A discovery of ‘Titan’ic proportions

Christiaan Huygens, a Dutch astronomer, inventor, physicist and mathematician, discovered Saturn’s largest moon, Titan, on March 25, 1655. Nearly 350 years later, his namesake, the Huygens probe, landed on that moon to learn more about it. A.S.Ganesh gazes at Huygens’ discovery of Titan and other important contributions that he made to science…

Updated - November 10, 2021 12:20 pm IST

Published - March 25, 2018 02:01 pm IST

While the image on the left  shows Saturn’s largest moon Titan, the one on the right  shows Titan with Saturn's rings in the background.

While the image on the left shows Saturn’s largest moon Titan, the one on the right shows Titan with Saturn's rings in the background.

The 20-year journey of the Cassini-Huygens mission, which came to an end in September 2017, has provided us with a trove of data from which we’ll mine vital information in the years to come. An ambitious project that brought together NASA, the European Space Agency and Agenzia Spaziale Italiana (Italy’s space agency) among others, Cassini-Huygens has allowed us to better explore and understand Saturn’s system.

One can’t think of a better way to honour Italian astronomer Giovanni Cassini and Dutch scientist Christiaan Huygens, after whom the mission was named. Let us see how exactly the latter, Huygens, whose name was used for the probe, was involved with Saturn.

Well-connected family

Born in 1629 into an affluent Dutch family, Huygens was exposed to some of the brightest minds of his times right from a very young age. French philosopher and scientist Rene Descartes (of “Cogito, ergo sum” or “I think, therefore I am” fame) was a friend of Huygens’ father and he was impressed with young Huygens’ early efforts at geometry.

Huygens penchant for drawing and mathematics was clear as he learned from private tutors at home and he went on to study mathematics and law at the University of Leiden from 1645.

From maths to telescopes

Following some initial publications pertaining to mathematics, Huygens turned his attention to telescopes in 1654. Along with his brother Constantijn, Huygens started working on the manufacture of telescopes and developed a suitable theory for it.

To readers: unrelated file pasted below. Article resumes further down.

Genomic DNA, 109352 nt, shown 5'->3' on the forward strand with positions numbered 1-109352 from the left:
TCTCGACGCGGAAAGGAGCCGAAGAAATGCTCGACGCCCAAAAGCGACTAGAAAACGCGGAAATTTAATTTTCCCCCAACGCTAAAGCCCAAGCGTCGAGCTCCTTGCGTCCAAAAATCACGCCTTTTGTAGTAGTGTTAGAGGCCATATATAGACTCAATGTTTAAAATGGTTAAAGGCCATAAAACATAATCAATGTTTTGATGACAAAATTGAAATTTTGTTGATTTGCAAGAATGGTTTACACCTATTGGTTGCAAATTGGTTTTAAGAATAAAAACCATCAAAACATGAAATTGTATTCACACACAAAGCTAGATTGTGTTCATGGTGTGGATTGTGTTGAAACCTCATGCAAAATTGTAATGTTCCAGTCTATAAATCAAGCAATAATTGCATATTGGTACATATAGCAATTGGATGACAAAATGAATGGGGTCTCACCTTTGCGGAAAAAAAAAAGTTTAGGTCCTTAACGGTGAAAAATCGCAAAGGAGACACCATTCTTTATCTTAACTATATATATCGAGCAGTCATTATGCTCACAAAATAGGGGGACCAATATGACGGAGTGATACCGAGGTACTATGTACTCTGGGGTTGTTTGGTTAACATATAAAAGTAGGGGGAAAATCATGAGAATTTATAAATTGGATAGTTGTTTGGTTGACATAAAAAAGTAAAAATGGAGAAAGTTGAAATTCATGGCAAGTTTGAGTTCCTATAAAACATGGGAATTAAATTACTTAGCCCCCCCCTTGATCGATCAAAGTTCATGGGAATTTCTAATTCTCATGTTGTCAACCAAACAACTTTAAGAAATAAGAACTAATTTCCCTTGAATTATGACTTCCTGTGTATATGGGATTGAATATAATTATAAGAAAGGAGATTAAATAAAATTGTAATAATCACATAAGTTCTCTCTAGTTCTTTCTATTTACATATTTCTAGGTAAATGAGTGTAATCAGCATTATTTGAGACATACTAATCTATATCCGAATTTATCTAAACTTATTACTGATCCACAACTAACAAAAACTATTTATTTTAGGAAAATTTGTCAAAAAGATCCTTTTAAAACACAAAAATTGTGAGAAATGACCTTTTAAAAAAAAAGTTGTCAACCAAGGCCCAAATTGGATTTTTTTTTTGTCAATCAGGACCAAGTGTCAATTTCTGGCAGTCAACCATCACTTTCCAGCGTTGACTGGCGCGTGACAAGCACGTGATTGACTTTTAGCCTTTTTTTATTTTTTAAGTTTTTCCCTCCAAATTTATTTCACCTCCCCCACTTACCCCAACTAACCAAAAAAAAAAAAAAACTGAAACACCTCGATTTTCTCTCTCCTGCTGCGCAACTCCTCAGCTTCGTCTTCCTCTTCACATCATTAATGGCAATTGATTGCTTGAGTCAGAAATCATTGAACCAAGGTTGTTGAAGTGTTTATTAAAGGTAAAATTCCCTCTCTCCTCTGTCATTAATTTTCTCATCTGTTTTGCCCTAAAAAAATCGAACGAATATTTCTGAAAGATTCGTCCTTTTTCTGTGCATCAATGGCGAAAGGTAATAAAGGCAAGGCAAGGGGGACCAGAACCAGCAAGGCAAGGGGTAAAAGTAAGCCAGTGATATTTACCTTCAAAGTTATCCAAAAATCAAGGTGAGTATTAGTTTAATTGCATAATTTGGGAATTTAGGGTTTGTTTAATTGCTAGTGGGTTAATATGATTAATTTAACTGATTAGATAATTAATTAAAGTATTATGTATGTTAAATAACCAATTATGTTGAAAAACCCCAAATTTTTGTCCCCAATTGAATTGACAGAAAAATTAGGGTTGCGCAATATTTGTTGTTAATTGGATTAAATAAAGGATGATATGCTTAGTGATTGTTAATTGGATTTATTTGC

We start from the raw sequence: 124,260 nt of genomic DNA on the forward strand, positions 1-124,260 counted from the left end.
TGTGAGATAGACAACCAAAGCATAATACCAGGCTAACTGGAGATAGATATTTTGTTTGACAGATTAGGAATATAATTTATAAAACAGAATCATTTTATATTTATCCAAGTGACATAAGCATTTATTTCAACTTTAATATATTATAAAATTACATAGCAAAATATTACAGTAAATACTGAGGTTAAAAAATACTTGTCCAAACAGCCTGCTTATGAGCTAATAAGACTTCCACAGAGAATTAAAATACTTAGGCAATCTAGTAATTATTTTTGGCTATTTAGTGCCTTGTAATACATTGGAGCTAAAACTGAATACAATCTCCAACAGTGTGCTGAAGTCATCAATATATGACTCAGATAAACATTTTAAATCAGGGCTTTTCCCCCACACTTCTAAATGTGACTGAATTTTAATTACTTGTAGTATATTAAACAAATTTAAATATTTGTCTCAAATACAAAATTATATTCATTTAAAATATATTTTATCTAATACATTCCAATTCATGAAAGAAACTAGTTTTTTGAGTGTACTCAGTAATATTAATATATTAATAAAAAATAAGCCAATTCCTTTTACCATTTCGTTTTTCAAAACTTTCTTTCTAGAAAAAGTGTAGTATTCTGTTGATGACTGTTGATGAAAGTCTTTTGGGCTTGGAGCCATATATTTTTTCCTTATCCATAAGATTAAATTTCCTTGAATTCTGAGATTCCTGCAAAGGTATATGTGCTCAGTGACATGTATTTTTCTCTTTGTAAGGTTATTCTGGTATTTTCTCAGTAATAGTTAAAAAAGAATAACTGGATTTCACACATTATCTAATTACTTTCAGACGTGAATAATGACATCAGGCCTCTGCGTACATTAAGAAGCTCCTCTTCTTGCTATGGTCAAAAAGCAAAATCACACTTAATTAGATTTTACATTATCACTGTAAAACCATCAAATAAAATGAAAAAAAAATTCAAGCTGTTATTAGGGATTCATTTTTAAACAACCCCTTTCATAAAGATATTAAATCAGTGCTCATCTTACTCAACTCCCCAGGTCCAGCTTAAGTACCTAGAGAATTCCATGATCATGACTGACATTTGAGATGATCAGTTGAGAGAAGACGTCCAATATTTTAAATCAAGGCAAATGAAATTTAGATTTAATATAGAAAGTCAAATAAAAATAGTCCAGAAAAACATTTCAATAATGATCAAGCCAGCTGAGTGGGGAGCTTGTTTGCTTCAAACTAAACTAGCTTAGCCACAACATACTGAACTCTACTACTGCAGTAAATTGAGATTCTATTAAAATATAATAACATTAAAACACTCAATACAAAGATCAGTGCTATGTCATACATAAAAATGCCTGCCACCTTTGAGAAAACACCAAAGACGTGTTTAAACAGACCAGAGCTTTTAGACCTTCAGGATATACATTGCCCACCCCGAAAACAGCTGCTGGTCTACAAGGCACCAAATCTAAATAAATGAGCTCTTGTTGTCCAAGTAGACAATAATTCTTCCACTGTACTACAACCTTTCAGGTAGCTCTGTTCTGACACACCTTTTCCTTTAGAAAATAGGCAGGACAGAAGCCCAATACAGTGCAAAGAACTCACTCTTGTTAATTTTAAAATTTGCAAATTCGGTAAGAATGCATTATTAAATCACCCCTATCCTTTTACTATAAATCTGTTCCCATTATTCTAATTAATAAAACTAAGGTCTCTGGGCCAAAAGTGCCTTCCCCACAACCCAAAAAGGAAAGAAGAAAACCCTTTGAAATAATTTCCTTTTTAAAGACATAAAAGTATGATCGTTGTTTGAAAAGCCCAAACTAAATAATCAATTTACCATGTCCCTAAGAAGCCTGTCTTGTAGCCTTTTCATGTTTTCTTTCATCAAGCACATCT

Using a better method for grinding and polishing the lenses, Huygens was able to optimise his telescopes further and obtain increased clarity from them. Huygens also arrived at wonderful explanations for reflection and refraction and utilised them to derive the focal length of his lenses.

Discovers Titan

It was using one of these telescopes that Huygens discovered Saturn’s largest moon. Huygens turned his attention to Saturn to find the secret behind its elongated appearance, which had been observed using less accurate techniques (even Galileo had observed this earlier, and had drawn it in his notebook – like ears on the planet).

On March 25, 1655, Huygens was able to discover a satellite of Saturn, now known to be its largest. Once spotted, it was easy to observe and Huygens also determined its period of revolution. It was named Titan almost two centuries later by Sir John Herschel, since the name corresponded to something large, powerful and very important.

Suggests rings

With continued observations, Huygens was able to suggest that Saturn’s elongated appearance could well be because it had rings and that further research would be needed to confirm the same. While the scientific community was skeptical about this suggestion for starters, it turned out to be the truth and Saturn was proved to be a ringed planet.

It was these fundamental contributions towards understanding Saturn’s system that led to the choice of Huygens’ name for the probe that was launched in 1997. And when Huygens probe finally landed on Titan in January 2005, nearly 350 years after he had discovered the moon, it continued to do what Huygens had started – provide further insights into Saturn and its system.


Hear, hear! Huygens…

* Huygens is also considered the founder of the wave theory of light. His interest in telescopes gradually spilled over to optics and he spent considerable time studying the mechanics of light. He postulated that light travelled in waves but his theory was rejected by Isaac Newton, who believed in the particle nature of light.

* Even though Huygens was respected by Newton himself, his work on light was overshadowed by that of Newton for over a century. So much so that it was only in the 19th century that Huygens’ contribution in this field was appreciated for its originality and brilliance. We now know that light has wave-particle duality – it exhibits properties of both waves and of particles.

* Huygens was also the inventor of the pendulum clock. As someone interested in measuring time, he discovered that pendulums could be employed to regulate clocks. Further, he was able to bring down the error from about a minute every day to less than ten seconds a day by improving the clock.

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